Funny? On Zoom? In 2020? You’re having a laugh.

Matt Greenough
3 min readDec 16, 2020


At this year’s (virtual) Christmas party for the European Speechwriter’s Network, a few of us were asked about writing for laughs on zoom. Is it advisable? Is it even possible, especially this year of all years. Writing a talk to give to professional speechwriters is *always* a tough gig, but defending the right to be funny to a wall of silent faces — now that is tough. Here’s my poem/talk for the evening, making my case.

Can you really be funny on Teams or on Zoom?

Can we transmit laughter and light into your room?

And can you be funny at all in this cursed year of our Lord, 2020?

A year filled with bad tidings, death and misery aplenty?

Well, yes you can — speechwriters please listen to me.

It isn’t an option to be funny. It is our duty.

Can you even remember January, or February of this year?

When war with Iran seemed likely and near.

What were people talking about before the outbreak in China?

Gwyneth Paltrow selling candles that smelled of her vagina,

In Australia they had to deal with their own bushfire

Wherever you looked things looked bleak, scary and dire.

The tabloids went after Harry Windsor and Megan Markle,

The golden couple lost all of their sparkle,

At least among the old, white and patriarchal.

But all the while we kept a smile and told a joke

Even when the news of the pandemic broke.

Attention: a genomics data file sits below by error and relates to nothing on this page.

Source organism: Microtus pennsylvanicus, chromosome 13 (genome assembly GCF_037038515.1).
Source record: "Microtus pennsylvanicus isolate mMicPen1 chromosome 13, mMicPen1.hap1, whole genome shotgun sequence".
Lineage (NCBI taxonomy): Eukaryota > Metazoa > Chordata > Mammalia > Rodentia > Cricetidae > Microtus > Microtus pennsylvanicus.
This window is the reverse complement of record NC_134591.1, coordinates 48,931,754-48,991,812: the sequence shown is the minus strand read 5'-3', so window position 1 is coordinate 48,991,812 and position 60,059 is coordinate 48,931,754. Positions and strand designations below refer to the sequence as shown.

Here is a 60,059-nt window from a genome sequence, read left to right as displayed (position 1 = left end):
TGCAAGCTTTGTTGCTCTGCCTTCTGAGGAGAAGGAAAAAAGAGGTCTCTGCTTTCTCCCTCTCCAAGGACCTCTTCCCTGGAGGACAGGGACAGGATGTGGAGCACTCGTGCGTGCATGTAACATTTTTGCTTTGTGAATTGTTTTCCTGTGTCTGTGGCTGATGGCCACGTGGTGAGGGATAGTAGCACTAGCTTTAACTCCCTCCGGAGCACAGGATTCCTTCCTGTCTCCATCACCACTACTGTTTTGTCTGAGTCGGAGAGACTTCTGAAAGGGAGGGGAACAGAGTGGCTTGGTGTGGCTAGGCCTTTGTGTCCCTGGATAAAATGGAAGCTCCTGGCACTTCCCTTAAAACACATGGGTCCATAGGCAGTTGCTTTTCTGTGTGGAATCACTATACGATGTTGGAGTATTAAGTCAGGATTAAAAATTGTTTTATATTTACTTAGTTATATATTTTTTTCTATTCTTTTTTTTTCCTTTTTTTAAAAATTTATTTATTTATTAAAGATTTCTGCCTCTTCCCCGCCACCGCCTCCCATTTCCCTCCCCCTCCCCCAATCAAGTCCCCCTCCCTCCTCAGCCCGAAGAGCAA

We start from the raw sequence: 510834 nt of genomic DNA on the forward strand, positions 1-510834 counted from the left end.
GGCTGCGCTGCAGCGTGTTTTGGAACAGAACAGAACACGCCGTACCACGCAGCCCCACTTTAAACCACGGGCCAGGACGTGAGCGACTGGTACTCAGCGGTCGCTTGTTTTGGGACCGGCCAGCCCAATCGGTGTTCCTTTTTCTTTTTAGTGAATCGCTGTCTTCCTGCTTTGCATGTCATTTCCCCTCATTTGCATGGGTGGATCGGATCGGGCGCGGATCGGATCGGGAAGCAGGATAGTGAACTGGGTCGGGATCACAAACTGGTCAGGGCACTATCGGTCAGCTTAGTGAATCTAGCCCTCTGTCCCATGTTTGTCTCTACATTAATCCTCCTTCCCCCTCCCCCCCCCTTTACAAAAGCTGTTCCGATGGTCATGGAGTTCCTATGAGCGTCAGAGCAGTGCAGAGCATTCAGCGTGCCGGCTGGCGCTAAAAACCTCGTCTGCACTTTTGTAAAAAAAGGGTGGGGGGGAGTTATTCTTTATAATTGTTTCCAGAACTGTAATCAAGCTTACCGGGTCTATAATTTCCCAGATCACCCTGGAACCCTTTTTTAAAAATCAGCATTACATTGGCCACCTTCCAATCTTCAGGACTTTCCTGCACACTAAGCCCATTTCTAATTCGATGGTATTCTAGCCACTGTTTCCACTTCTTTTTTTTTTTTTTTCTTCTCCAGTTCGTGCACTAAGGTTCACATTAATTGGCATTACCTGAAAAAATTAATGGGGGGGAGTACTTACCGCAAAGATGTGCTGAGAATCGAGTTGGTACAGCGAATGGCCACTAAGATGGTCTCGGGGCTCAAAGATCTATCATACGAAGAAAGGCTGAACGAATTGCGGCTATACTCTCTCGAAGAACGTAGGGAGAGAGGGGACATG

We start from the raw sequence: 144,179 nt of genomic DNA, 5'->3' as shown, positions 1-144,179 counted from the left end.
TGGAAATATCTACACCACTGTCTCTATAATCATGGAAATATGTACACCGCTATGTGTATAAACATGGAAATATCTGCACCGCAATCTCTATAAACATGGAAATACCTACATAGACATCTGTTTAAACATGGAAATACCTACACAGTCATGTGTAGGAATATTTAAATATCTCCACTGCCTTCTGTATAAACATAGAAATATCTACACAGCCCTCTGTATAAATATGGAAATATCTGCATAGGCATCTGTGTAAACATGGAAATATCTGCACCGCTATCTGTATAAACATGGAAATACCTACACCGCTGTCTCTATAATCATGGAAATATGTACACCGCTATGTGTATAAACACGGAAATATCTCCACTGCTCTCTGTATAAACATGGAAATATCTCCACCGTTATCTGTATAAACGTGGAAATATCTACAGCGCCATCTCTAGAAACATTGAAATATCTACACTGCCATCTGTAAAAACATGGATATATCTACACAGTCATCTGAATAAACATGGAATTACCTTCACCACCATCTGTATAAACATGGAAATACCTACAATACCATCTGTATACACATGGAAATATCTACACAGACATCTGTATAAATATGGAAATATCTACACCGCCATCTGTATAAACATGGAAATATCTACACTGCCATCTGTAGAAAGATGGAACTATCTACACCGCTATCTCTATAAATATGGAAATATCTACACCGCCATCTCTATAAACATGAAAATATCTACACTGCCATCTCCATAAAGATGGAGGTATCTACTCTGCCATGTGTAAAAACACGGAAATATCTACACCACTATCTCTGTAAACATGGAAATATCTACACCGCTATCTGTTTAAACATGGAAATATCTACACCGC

Boris would fix it, he’s a bloody good bloke,

Happy-go-lucky and definitely not woke.

He invoked the blitz spirit but got nowhere near it,

He shook hands with the virus, yet told us to fear it,

He filled a racecourse with punters and plague

And waffled about the war, baffling and vague.

It started badly and got worse from there,

Not even a small comb passed through his hair.

We got locked down in attics, bedrooms and cupboards

Stared at screens, spoke on mute, drank wine and blubbered.

For the dreary presentations — a thumbs up or a mechanical wave

This is where speechwriters must come in, to be funny and brave

To lighten the mood whilst the country gets screwed.

To find truth in humour, humanity and hope,

Write like lions and tigers, not donkeys or dopes.

Recall Shakespeare teaching his leaders how to best rule,

The lessons that count come from Falstaff and Fool,

Use whimsy and fancy to turn dark places sunny

Roll out the japes, jokes, puns — let’s make it funny.

When the President suggests we fill our veins full of bleach

You must open your jokebook and lighten the speech.

Because people need to smile and not be forlorn

In 2020 — yes 2020 — people got married and babies were born

Weinstein went down, Parasite won best movie,

Liverpool won the league — that mattered to me!

Our best writers, Dylan, Dolly and Swift gave us new songs

Whilst statues of slave traders were toppled and gone.

When he knew he was losing “Stop the Count!” Trump tweeted out

Which is a typo away from what we all wanted to shout.

Now we can look forward to Biden and Harris

Who believe in science and will sign up to Paris.

If you look hard enough there is momentum and light

There’s a vaccine now, and an end is in sight.

Give your speakers a chance to break through the gloom

Ask them to practise — yes, even though its on zoom.

Give them your quickest and wittiest while the world really needs it

And watch them mess it all up because the buggers won’t read it.



Matt Greenough

Former Chief Special Adviser and Speechwriter to the First Minister of Wales. Now run Words Matter, a communications consultancy -